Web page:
Thursday, January 31, 2013

Making Habits, Breaking Habits

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In today's selection -- how long does it take to form a new habit? You will often hear that it takes 21 days, but the real answer is quite different than that:

"How long does it take to form a new habit? ... I looked for an answer the same way most people do nowadays. I asked Google. This search suggested the answer was clear-cut. Most top results made reference to a magic figure of 21 days. These websites maintained that 'research' (and the scare-quotes are fully justified) had found that if you repeated a behavior every day for 21 days, then you would have established a brand-new habit. There wasn't much discussion of what type of behavior it was or the cir­cumstances you had to repeat it in, just this figure of 21 days. Exercise, smoking, writing a diary, or turning cartwheels; you name it, 21 days is the answer. In addition, many authors recommend that it's crucial to maintain a chain of 21 days without breaking it. But where does this number come from? Since I'm a psychologist with research training, I'm used to seeing references that would sup­port a bold statement like this. There were none. ...   

"Thanks to recent research, though, we now have some idea of how long common habits really take to form. In a study carried out at University College London, 96 participants were asked to choose an everyday behavior that they wanted to turn into a habit. They all chose something they didn't already do that could be repeated every day; many were health-related: people chose things like 'eating a piece of fruit with lunch' and 'running for 15 minutes after dinner.' Each of the 84 days of the study, they logged into a website and reported whether or not they'd carried out the behavior, as well as how automatic the behavior had felt. As we'll soon see, acting without thinking, or 'automaticity,' is a central component of a habit.

"So, here's the big question: How long did it take to form a habit? The simple answer is that, on average, across the participants who provided enough data, it took 66 days until a habit was formed.  As you might imagine, there was considerable variation in how long habits took to form depending on what people tried to do. People who resolved to drink a glass of water after breakfast were up to maximum automaticity after about 20 days, while those trying to eat a piece of fruit with lunch took at least twice as long to turn it into a habit. The exercise habit proved most tricky with '50 sit-ups after morning coffee,' still not a habit after 84 days for one par­ticipant. 'Walking for 10 minutes after breakfast,' though, was turned into a habit after 50 days for another participant. ...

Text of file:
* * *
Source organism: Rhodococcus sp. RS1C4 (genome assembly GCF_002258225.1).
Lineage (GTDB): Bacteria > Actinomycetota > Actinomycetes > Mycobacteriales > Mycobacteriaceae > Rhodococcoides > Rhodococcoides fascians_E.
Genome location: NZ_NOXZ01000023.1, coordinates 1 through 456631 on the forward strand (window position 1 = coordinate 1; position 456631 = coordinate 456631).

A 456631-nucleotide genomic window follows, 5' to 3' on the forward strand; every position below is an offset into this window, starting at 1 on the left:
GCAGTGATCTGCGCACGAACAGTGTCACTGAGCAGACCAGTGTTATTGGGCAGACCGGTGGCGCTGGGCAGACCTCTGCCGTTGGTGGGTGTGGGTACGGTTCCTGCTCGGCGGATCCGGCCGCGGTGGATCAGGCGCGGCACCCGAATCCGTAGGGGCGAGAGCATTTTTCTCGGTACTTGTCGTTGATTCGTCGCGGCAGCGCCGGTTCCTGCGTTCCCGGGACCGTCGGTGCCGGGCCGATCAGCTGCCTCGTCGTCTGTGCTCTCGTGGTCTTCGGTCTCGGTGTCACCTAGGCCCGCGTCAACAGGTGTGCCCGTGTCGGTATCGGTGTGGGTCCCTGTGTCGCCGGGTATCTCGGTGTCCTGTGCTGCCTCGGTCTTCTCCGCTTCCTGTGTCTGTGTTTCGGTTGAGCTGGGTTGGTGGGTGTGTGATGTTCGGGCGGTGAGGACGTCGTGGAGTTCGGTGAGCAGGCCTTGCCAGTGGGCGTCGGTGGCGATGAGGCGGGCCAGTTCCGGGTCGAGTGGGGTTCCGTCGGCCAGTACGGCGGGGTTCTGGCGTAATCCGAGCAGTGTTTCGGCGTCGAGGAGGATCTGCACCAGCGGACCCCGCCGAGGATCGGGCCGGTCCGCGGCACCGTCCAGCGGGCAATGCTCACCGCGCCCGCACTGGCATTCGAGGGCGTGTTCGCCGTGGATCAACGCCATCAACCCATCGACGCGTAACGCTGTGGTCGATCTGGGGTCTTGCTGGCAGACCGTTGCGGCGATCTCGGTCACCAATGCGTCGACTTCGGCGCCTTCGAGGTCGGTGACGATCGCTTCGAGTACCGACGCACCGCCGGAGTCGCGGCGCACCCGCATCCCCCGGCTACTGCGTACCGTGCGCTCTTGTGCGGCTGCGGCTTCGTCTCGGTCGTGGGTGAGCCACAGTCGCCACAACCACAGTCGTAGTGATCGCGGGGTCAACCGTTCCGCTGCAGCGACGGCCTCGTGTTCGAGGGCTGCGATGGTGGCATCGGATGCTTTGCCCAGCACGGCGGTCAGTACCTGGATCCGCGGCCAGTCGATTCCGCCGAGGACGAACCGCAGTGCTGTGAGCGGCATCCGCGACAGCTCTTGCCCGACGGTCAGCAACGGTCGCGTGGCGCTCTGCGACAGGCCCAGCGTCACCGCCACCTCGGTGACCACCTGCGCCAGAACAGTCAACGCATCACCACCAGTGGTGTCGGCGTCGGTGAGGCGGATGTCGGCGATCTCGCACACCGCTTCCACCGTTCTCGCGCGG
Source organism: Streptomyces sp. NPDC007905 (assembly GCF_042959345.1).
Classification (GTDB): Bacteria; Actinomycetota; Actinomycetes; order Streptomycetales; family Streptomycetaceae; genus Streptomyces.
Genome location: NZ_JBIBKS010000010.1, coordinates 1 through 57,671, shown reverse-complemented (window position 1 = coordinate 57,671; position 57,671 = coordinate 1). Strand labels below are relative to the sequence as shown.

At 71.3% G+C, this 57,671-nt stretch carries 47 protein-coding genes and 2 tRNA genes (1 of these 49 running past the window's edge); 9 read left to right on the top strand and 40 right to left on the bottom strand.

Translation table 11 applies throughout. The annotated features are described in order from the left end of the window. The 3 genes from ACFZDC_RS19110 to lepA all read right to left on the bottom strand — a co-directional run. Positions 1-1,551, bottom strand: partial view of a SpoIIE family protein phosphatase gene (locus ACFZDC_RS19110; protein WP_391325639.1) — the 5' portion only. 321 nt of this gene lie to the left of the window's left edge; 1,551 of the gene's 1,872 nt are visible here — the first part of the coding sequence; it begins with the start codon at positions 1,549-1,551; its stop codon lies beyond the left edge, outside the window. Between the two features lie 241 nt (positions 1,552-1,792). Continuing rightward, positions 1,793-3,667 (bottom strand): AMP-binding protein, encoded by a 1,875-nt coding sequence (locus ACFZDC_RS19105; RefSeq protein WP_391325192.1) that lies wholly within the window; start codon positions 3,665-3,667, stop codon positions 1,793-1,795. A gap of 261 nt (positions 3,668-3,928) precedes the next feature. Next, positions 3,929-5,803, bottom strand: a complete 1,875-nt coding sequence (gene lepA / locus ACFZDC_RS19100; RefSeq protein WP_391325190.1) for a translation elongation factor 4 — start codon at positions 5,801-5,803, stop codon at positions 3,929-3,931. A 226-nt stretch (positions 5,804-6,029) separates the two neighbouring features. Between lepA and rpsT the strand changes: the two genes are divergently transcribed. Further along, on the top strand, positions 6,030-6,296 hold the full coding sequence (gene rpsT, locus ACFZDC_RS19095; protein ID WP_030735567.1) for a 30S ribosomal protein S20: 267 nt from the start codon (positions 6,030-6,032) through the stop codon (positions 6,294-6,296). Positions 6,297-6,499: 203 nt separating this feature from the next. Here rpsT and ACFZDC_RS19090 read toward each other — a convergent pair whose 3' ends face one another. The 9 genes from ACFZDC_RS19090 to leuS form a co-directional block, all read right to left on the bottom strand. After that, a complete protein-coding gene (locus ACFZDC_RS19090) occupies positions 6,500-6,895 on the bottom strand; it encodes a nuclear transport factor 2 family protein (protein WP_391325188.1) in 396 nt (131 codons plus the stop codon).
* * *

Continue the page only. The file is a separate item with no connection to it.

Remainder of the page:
"Indeed, overall, the researchers were sur­prised by how slowly habits seemed to form. Although the study only covered 84 days, by extrapolating the curves, it turned out that some of the habits could have taken around 254 days to form-the better part of a year! What this research suggests is that 21 days to form a habit is probably right, as long as all you want to do is drink a glass of water after breakfast. Anything harder is likely to take longer to become a really strong habit, and, in the case of some activities, much longer."

Author: Jeremy Dean
Title: Making Habits, Breaking Habits 
Publisher: Da Capo Press
 Date: Copyright 2013 by Jeremy Dean
 Pages: 3-7
Making Habits, Breaking Habits: Why We Do Things, Why We Don't, and How to Make Any Change Stick
by Jeremy Dean by Da Capo Lifelong Books

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Delanceyplace is a brief daily email with an excerpt or quote we view as interesting or noteworthy, offered with commentary to provide context.  There is no theme, except that most excerpts will come from a non-fiction work, mainly works of history, are occasionally controversial, and we hope will have a more universal relevance than simply the subject of the book from which they came. 

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